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Got a call this week from a potential client asking about the government fees related to patent applications. Specifically he was asking "what's up with the ArmillaryIP website stating government fees for provisional patent applications are 'usually $65'?" I replied that I also hated the vague wording of "usually", but given the USPTO's three-tier fee structure, vague was the best we could do before knowing a little more about the inventor.

USPTO breaks down their fee schedule into three categories: 1)Micro entity, 2)Small entity, and 3)Standard. The current (2013) USPTO fee schedule can be found here. The 2014 USPTO fee schedule can be found here.

  1. Micro entity: Most individual inventors fall into this category. The inventor's annual gross income must be less than $150,000, and the inventor must not have more than four previous utility patents. An inventor can also qualify for micro entity status if they are associated with an accredited university.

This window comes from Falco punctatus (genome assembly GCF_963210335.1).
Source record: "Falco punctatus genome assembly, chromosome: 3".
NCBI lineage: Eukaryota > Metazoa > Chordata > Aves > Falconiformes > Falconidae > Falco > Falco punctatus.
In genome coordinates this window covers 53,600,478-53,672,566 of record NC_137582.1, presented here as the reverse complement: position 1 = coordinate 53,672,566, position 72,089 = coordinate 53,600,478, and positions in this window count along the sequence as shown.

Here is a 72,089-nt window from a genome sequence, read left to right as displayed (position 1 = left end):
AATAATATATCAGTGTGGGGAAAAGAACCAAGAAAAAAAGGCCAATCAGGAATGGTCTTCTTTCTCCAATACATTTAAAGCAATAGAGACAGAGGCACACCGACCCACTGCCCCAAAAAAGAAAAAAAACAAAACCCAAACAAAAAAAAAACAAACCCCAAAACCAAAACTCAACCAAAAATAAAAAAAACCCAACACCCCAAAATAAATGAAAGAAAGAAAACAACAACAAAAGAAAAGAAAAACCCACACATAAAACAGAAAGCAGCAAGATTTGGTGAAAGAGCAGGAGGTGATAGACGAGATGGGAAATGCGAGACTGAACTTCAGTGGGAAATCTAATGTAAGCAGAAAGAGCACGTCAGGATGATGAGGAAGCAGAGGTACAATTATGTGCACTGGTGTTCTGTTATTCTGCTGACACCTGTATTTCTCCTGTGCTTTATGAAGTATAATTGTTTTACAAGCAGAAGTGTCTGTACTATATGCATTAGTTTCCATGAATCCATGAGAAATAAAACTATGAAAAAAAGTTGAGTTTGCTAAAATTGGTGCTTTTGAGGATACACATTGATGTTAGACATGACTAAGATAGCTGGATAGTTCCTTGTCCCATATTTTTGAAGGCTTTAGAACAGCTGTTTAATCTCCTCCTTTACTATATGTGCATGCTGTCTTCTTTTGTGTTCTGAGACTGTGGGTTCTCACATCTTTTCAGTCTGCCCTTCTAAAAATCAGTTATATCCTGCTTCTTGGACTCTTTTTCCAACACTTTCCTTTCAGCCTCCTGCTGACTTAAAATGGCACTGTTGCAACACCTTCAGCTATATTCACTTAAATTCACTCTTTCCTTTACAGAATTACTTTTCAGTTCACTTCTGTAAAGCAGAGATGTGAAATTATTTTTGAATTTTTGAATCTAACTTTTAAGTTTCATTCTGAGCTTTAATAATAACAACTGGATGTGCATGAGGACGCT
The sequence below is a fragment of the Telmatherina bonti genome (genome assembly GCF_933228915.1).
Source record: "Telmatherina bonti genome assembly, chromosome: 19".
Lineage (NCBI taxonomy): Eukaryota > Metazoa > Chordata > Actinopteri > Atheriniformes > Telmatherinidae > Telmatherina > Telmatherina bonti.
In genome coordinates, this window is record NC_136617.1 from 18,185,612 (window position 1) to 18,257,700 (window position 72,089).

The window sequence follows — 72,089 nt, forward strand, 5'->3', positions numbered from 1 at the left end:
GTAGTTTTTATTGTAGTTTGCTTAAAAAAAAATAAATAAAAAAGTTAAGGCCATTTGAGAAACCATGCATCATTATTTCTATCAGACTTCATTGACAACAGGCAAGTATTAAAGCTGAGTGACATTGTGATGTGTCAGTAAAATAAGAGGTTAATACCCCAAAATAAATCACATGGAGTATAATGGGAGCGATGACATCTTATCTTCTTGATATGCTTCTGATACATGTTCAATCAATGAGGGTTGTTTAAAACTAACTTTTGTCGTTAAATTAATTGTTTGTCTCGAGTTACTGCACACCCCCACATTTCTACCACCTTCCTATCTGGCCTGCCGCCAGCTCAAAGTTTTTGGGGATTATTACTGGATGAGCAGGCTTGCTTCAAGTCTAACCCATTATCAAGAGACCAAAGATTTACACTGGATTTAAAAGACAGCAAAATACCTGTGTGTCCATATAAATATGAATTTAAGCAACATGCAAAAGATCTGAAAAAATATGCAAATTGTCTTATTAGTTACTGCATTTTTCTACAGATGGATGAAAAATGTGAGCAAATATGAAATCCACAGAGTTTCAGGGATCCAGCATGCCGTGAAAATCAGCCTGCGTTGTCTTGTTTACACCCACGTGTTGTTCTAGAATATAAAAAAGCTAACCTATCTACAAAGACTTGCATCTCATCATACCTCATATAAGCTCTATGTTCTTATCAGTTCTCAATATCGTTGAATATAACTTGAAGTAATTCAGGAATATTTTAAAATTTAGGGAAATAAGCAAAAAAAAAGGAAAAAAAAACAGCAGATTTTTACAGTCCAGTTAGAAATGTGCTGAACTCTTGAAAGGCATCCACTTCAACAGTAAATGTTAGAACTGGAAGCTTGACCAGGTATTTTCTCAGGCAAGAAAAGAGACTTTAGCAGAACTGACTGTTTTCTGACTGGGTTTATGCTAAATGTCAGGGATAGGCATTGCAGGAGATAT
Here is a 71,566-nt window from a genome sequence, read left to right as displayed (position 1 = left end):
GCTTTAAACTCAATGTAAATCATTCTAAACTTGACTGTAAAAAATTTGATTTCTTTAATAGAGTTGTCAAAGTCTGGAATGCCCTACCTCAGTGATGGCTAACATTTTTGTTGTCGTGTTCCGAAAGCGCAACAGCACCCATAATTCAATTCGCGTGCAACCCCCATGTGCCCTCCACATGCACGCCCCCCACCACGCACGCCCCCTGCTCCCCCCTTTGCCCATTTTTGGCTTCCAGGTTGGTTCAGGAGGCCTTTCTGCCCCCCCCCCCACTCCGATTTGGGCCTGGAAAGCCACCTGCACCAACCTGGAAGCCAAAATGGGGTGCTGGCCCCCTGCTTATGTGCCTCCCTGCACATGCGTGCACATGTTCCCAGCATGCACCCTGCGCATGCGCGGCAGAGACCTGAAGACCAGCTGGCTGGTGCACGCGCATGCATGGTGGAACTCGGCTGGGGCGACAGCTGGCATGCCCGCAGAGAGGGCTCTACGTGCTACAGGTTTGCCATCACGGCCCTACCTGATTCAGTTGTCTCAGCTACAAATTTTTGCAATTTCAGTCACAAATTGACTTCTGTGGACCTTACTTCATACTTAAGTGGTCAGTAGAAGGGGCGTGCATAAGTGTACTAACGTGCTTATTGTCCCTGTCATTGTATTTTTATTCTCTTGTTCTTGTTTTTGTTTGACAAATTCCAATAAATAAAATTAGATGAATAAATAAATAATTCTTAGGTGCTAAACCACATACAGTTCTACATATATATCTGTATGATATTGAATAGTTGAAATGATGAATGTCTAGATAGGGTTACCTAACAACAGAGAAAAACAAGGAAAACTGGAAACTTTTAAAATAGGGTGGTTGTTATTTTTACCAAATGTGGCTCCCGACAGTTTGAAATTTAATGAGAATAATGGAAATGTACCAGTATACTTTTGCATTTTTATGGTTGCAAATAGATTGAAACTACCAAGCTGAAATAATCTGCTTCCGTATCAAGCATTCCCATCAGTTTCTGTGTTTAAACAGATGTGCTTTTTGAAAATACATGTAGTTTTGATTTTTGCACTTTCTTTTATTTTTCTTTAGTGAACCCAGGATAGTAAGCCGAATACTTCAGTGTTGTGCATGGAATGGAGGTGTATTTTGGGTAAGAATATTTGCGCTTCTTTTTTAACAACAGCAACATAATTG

2. Small entity: To qualify, the inventor must be an individual, a small business, a university, or non-profit organization.
  3. Standard: Inventors that don't qualify for Micro entity or Small entity status.


For provisional utility patent applications, this is the breakdown for government fees:

  1. Micro entity: $65
  2. Small entity: $130
  3. Standard: $260


For non-provisional utility patent applications, this the breakdown for government fees:

  1. Micro entity: $400
  2. Small entity: $800
  3. Standard: $1600


For design patent applications, this is the breakdown for government fees:

  1. Micro entity: $190
  2. Small entity: $380
  3. Standard: $760

 

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